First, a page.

Wednesday, 15 May 2013

Critical Reflection on Professional Practitioner Inquiry

I appreciate, even more so than after Module 1, that everything is connected (Appendix A) yet totally dependent on personal bias, engagement with others, openness and inquisitiveness.
For this Critical Reflection, however, I have divided the text into three more easily identifiable areas of learning.

1. Work-based Learning
Greater interaction with fellow professionals in this module has proven even more the importance of building and maintaining, through active engagement, strong relationships within my community of practice, allowing me to:

·         build on ideas,

·         encounter new ways of thinking and areas of potential interest, and

·         resolve problems more successfully,
which, in turn, has lead to an even greater degree of professional development. (Appendix B)

I realise that by engaging in open and honest discourse with professional associates, about all aspects of my practice, I cannot eliminate conflict but I will gain greater skill, with which to identify potential issues, and tools, to build bridges or resolve problems before they escalate. (Appendix C)

2. Ethics
Developing a greater ethical awareness, alongside a deeper acknowledgement of my
personal morals, has highlighted the ‘power’ I have as both teacher and researcher, and that my primary objective must always be ‘to do no harm.’ (Appendix D)

By understanding, and accepting, that concepts such as truth, good, right, and wrong are subjective, and therefore open to interpretation, I am better informed to understand and, thereby, approach different ethical stances. (Appendix E - part one, Appendix E - part two)

3. Inquiry
I have been able to refine, condense and clarify my inquiry topic through a combination of:

·         blogging and commenting, (Appendix F)

·         reading and sharing, and (Appendix G)

·         piloting and reflecting. (Appendix H)

These skills will not only continue to support my learning and development in the next module - my research project - but in my professional practice too.

I have gained confidence in reading academic text, something that I had previously felt was beyond my grasp, by understanding how to approach and appraise the literature, and to pinpoint what is relevant to my specific needs at that point in time. (Appendix I)

By considering the limitations of my inquiry I am a lot more conscious of the constraints I encounter in my practice, and also my own limitations. I have started to realise that I cannot, and should not try to, control everything, and that certain responsibilities rest on other shoulders than my own.
I can also now acknowledge, and have taken steps to address, the fact that in trying to organise every aspect of my students learning I have been taking away their opportunity to develop autonomy and ownership. (Appendix J)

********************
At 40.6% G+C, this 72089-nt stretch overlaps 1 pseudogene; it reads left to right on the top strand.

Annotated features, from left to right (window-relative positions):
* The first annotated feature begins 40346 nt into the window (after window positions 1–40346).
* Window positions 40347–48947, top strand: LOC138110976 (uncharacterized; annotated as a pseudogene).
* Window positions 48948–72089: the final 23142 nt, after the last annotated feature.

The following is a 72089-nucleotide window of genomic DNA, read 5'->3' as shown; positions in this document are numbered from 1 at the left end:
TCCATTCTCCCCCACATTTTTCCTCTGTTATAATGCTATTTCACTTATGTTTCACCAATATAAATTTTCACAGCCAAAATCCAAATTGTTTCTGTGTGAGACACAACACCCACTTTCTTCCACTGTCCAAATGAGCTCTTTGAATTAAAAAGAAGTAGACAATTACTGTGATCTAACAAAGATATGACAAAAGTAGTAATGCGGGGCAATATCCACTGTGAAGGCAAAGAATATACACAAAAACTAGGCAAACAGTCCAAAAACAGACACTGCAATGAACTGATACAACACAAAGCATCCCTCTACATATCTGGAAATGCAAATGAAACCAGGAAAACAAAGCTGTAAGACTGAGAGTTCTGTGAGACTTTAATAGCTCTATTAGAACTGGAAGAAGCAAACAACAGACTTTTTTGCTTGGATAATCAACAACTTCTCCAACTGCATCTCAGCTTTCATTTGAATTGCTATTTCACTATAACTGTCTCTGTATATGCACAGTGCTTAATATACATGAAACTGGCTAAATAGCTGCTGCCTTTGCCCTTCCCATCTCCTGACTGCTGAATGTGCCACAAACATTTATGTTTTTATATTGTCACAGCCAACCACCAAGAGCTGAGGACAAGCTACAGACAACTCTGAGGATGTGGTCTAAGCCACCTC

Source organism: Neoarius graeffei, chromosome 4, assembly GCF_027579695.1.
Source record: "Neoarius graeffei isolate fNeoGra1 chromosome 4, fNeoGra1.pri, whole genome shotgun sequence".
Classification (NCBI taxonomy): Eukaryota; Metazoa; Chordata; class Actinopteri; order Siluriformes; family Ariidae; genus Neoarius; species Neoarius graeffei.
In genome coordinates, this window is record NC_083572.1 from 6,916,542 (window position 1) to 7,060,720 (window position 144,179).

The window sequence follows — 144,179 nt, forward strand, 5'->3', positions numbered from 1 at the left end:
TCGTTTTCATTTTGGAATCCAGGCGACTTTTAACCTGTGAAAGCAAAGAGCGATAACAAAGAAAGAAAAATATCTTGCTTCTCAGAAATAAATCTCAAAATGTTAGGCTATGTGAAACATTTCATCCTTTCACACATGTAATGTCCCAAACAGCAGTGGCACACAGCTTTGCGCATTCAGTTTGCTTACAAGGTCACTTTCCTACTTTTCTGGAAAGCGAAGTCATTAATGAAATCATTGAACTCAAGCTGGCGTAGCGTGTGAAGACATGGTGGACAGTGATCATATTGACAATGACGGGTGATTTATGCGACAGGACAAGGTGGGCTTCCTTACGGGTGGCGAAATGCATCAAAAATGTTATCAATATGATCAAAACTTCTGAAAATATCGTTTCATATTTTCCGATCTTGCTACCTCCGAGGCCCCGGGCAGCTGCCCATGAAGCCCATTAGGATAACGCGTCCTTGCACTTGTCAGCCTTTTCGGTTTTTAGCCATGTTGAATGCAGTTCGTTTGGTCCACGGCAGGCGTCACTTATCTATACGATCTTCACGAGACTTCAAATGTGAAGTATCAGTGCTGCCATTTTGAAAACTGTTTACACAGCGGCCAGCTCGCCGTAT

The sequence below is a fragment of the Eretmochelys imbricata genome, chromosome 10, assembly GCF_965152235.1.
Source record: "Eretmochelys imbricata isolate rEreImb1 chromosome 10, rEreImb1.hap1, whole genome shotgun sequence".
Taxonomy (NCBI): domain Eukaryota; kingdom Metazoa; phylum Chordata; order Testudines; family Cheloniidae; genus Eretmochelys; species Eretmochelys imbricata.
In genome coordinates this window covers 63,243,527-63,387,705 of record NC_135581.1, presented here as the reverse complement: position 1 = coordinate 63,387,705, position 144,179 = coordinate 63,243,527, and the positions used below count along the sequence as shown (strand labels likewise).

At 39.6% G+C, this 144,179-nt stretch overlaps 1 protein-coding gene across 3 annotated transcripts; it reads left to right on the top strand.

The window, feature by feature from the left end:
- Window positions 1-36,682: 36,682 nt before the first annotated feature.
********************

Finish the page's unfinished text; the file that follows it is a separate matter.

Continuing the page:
In conclusion, the process of engaging with this module has not only helped me to develop my inquiry but, perhaps more importantly, to see my professional practice as inquiry; to understand that problems encountered, questions raised, and weakness discovered should be treated with the same rigor as any formal research project. In future I will certainly reflect on not only the phenomenon itself but different approaches to it, the ethical considerations and implications of these strategies, and the inherent limitations in solving any practical problem.

Buckroyd, J. (2000). The student dancer: Emotional aspects of the teaching and learning of dance. Dance Books Ltd.

Council for Dance Education and Training. (2008/9). Code of Professional Conduct and Practice for Teachers of Dance, accessed 9th May 2013

Denscombe, M. (2010). The good research guide: for small-scale social research projects. Open University Press.

Fallows, S. J., & Ahmet, K. (1999). Inspiring students: Case studies in motivating the learner. Routledge.

Fraleigh, S. H., & Hanstein, P. (Eds.). (1999). Researching dance: evolving modes of inquiry. Pittsburgh, Pa, University of Pittsburgh Press.

Greene, S., & Hogan, D. (2005). Researching children's experience methods and approaches. London, Sage.

Hart, C. (1999). Doing a literature review: Releasing the social science research imagination. SAGE Publications Limited.

Nordin-Bates, S. M., Quested, E., Walker, I. J., & Redding, E. (2012). Climate Change in the Dance Studio. Sport, Exercise, and Performance Psychology, 1(1), 3-16, accessed 31st March 2013, <>.  

Riley, J. (1990). Getting the Most from Your Data: A Handbook of Practical Ideas on how to Anlayse Qualitative Data. Technical and Educational Services.

Sass, E. J. (1989). Motivation in the college classroom: What students tell us. Teaching of Psychology, 16(2), 86-88, accessed 19th March 2013,  <>.

Stinson, S. W. (1997) A question of fun: Adolescent engagement in dance education. Dance Research Journal, 29 (2), 49-69, accessed 9th May 2013,

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